Noble Eightfold Path

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Buddhism

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Gautama Buddha
Dalai Lama
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Nyingma Kagyu Sakya Gelug

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study Dharma
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Metta

In Buddhism, the Noble Eightfold Path (Pali: ariya atthangika magga) is the path to the end of suffering. It is the fourth part of the Four Noble Truths. It can be summed up in three categories: wisdom (pañña), virtue (sila), and concentration (samadhi). It asks for the Right view and the right intention, as well as other things. It also asks for the right speech.

Here is a description of the path:

  1. Right Viewpoint - Realizing the Four Noble Truths (samyag-dṛṣṭi, sammā-diṭṭhi)
  2. Right Values - Commitment to mental and ethical growth in moderation (samyak-saṃkalpa, sammā-saṅkappa)
  3. Right Speech - One speaks in a non hurtful, not exaggerated, truthful way (samyag-vāc, sammā-vācā)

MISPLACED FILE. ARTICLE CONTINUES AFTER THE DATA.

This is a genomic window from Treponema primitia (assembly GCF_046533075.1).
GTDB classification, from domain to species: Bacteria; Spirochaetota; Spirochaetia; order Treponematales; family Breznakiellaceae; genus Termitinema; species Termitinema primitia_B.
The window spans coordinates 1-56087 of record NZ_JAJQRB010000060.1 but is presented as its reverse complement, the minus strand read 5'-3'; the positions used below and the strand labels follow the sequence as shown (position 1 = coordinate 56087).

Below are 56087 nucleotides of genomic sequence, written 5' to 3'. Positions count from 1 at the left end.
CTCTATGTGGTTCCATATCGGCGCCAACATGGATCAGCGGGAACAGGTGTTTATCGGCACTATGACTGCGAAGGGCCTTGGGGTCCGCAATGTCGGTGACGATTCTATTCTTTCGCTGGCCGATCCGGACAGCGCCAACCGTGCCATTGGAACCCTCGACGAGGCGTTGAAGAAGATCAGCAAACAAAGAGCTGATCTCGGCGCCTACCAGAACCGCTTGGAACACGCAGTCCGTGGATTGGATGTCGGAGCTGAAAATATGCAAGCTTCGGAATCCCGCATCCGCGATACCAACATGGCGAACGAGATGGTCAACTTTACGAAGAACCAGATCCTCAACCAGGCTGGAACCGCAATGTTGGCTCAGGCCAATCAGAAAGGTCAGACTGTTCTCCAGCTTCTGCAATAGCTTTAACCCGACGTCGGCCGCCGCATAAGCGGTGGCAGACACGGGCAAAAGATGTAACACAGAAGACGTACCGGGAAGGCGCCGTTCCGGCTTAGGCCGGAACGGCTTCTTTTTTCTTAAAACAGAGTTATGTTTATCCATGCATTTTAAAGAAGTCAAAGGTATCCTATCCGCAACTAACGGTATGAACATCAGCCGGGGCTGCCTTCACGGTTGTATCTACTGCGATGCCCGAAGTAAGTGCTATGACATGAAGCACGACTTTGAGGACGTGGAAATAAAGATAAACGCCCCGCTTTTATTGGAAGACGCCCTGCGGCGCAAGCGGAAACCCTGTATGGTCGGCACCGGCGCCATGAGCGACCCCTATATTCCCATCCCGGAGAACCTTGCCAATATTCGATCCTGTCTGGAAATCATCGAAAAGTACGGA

4. Right Actions - Wholesome action, avoiding action that would do harm (samyak-karmānta, sammā-kammanta)
  5. Right Livelihood - One's job does not harm in any way oneself or others; directly or indirectly (weapon maker, drug dealer, etc.) (samyag-ājīva, sammā-ājīva)
  6. Right Effort - One makes an effort to improve (samyag-vyāyāma, sammā-vāyāma)
  7. Right Mindfulness - Mental ability to see things for what they are with clear consciousness (samyak-smṛti, sammā-sati)
  8. Right Concentration - State where one reaches enlightenment and the ego has disappeared (samyak-samādhi, sammā-samādhi)

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